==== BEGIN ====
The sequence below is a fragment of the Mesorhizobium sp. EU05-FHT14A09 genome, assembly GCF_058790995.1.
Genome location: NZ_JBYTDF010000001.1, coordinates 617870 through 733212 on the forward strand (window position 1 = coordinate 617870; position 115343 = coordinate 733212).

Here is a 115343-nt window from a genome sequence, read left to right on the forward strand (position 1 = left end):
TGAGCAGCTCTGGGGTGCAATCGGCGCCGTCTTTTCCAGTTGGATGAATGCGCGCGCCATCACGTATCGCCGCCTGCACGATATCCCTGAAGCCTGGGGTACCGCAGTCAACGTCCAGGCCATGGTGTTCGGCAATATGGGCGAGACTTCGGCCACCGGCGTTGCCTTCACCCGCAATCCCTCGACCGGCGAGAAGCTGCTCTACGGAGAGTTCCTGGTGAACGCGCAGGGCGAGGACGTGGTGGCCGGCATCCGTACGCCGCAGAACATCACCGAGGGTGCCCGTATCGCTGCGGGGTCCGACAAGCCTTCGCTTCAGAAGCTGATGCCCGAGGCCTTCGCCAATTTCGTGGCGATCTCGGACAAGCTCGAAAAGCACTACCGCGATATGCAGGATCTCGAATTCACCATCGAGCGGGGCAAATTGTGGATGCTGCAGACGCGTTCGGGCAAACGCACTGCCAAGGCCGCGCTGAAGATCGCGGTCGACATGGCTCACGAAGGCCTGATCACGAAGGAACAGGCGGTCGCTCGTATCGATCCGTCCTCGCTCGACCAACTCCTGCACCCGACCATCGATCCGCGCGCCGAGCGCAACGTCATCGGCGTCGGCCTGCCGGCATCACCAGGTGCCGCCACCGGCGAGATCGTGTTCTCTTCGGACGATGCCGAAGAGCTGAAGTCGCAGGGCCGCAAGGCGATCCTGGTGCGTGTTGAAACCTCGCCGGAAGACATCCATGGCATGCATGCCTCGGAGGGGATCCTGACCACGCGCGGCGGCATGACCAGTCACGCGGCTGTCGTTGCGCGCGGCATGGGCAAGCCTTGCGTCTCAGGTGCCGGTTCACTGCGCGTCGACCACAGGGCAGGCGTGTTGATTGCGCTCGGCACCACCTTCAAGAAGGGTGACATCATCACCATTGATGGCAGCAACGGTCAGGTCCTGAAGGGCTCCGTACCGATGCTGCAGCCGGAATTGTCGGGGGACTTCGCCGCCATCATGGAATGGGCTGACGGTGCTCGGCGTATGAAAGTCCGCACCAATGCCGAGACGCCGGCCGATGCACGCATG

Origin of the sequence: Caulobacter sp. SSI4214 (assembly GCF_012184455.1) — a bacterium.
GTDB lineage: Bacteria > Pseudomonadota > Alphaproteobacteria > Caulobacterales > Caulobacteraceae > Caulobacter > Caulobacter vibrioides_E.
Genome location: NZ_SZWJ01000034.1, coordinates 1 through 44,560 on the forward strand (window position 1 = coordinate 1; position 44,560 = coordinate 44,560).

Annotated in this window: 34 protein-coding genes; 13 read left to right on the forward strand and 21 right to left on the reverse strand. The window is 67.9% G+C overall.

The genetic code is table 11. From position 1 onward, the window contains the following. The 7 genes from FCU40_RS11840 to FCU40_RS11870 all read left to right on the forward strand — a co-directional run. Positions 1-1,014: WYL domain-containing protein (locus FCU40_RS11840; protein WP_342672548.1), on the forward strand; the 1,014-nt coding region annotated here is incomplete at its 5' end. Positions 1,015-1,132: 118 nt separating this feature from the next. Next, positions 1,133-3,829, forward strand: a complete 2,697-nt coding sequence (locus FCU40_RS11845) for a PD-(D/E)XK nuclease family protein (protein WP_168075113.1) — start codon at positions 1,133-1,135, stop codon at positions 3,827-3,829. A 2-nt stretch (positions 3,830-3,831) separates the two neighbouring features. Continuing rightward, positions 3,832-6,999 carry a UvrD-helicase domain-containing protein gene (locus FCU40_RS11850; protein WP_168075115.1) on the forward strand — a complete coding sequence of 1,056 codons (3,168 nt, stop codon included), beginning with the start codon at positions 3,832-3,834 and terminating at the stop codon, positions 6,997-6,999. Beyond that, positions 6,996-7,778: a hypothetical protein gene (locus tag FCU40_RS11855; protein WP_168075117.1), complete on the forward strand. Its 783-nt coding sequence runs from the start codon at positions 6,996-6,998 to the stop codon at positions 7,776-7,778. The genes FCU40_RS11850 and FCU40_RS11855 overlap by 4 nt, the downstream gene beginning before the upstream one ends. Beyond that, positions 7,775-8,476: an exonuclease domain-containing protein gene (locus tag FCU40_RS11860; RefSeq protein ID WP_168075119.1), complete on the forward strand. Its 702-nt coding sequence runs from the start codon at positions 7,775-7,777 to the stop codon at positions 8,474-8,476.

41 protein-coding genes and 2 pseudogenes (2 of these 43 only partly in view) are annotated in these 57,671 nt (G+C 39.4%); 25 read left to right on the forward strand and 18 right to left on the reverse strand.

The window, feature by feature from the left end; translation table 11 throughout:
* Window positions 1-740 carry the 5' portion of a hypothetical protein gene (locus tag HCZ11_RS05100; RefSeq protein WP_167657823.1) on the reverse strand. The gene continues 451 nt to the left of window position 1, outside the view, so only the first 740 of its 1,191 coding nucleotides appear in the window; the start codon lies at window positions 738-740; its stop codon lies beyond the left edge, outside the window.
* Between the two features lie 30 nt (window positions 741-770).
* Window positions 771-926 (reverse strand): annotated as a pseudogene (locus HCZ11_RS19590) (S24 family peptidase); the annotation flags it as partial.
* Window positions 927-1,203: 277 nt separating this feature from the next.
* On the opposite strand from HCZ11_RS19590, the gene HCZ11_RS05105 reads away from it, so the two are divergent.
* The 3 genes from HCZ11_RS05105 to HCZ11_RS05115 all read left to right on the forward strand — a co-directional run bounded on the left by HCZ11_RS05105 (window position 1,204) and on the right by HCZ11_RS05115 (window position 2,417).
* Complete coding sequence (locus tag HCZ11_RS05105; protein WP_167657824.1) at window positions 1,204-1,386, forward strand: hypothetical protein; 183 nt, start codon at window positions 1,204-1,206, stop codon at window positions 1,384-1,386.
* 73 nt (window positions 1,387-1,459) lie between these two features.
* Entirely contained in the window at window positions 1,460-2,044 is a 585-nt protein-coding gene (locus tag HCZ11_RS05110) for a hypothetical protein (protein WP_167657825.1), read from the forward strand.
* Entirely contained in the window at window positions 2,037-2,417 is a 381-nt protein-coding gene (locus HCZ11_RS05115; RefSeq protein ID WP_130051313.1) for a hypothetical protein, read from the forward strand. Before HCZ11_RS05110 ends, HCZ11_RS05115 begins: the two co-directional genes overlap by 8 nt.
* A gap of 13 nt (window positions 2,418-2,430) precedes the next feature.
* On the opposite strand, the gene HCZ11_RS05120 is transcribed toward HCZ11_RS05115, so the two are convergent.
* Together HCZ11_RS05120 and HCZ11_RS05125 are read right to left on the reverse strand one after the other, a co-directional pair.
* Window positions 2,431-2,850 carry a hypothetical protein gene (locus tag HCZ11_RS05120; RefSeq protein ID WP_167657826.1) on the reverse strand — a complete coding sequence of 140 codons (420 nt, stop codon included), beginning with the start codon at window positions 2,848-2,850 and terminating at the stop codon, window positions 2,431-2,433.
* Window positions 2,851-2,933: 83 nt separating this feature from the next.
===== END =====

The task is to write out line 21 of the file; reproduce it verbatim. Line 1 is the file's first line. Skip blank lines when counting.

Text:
* Entirely contained in the window at window positions 2,037-2,417 is a 381-nt protein-coding gene (locus HCZ11_RS05115; RefSeq protein ID WP_130051313.1) for a hypothetical protein, read from the forward strand. Before HCZ11_RS05110 ends, HCZ11_RS05115 begins: the two co-directional genes overlap by 8 nt.